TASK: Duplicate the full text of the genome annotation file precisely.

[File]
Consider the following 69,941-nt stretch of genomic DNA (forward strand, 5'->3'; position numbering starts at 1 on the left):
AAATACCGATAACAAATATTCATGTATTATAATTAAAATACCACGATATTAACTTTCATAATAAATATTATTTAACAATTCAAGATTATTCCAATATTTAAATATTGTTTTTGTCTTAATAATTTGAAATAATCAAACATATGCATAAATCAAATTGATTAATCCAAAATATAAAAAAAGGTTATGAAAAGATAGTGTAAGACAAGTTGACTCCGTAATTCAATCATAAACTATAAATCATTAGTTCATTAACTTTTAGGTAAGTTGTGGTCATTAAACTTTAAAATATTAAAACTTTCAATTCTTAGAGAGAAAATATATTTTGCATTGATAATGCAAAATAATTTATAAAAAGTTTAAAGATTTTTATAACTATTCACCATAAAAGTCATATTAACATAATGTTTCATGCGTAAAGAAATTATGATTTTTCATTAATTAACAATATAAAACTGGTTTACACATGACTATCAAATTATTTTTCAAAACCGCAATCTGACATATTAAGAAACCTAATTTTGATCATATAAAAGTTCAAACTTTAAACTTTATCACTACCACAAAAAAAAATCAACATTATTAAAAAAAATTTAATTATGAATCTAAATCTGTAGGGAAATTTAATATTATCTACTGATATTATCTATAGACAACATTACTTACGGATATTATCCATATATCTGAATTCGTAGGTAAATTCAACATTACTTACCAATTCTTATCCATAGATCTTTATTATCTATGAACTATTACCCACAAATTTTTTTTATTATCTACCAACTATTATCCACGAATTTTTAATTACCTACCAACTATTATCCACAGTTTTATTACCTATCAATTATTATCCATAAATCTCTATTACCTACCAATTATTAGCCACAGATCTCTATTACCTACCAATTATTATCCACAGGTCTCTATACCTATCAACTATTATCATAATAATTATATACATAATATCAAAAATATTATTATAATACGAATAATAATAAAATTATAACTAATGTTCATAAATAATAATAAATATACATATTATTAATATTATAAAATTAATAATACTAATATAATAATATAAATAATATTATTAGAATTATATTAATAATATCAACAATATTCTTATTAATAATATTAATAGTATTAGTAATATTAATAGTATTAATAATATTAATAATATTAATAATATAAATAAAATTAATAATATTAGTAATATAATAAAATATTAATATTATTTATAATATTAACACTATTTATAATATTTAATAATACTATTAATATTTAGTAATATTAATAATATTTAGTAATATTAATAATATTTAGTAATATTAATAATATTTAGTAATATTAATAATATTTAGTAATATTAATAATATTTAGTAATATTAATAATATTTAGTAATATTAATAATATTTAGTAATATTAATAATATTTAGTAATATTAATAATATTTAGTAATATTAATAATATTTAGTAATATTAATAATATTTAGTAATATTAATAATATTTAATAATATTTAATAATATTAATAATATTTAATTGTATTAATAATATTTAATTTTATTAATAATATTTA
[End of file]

Consider the following 69,941-nt stretch of genomic DNA (forward strand, 5'->3'; position numbering starts at 1 on the left):
AAATACCGATAACAAATATTCATGTATTATAATTAAAATACCACGATATTAACTTTCATAATAAATATTATTTAACAATTCAAGATTATTCCAATATTTAAATATTGTTTTTGTCTTAATAATTTGAAATAATCAAACATATGCATAAATCAAATTGATTAATCCAAAATATAAAAAAAGGTTATGAAAAGATAGTGTAAGACAAGTTGACTCCGTAATTCAATCATAAACTATAAATCATTAGTTCATTAACTTTTAGGTAAGTTGTGGTCATTAAACTTTAAAATATTAAAACTTTCAATTCTTAGAGAGAAAATATATTTTGCATTGATAATGCAAAATAATTTATAAAAAGTTTAAAGATTTTTATAACTATTCACCATAAAAGTCATATTAACATAATGTTTCATGCGTAAAGAAATTATGATTTTTCATTAATTAACAATATAAAACTGGTTTACACATGACTATCAAATTATTTTTCAAAACCGCAATCTGACATATTAAGAAACCTAATTTTGATCATATAAAAGTTCAAACTTTAAACTTTATCACTACCACAAAAAAAAATCAACATTATTAAAAAAAATTTAATTATGAATCTAAATCTGTAGGGAAATTTAATATTATCTACTGATATTATCTATAGACAACATTACTTACGGATATTATCCATATATCTGAATTCGTAGGTAAATTCAACATTACTTACCAATTCTTATCCATAGATCTTTATTATCTATGAACTATTACCCACAAATTTTTTTTATTATCTACCAACTATTATCCACGAATTTTTAATTACCTACCAACTATTATCCACAGTTTTATTACCTATCAATTATTATCCATAAATCTCTATTACCTACCAATTATTAGCCACAGATCTCTATTACCTACCAATTATTATCCACAGGTCTCTATACCTATCAACTATTATCATAATAATTATATACATAATATCAAAAATATTATTATAATACGAATAATAATAAAATTATAACTAATGTTCATAAATAATAATAAATATACATATTATTAATATTATAAAATTAATAATACTAATATAATAATATAAATAATATTATTAGAATTATATTAATAATATCAACAATATTCTTATTAATAATATTAATAGTATTAGTAATATTAATAGTATTAATAATATTAATAATATTAATAATATAAATAAAATTAATAATATTAGTAATATAATAAAATATTAATATTATTTATAATATTAACACTATTTATAATATTTAATAATACTATTAATATTTAGTAATATTAATAATATTTAGTAATATTAATAATATTTAGTAATATTAATAATATTTAGTAATATTAATAATATTTAGTAATATTAATAATATTTAGTAATATTAATAATATTTAGTAATATTAATAATATTTAGTAATATTAATAATATTTAGTAATATTAATAATATTTAGTAATATTAATAATATTTAGTAATATTAATAATATTTAGTAATATTAATAATATTTAATAATATTTAATAATATTAATAATATTTAATTGTATTAATAATATTTAATTTTATTAATAATATTTA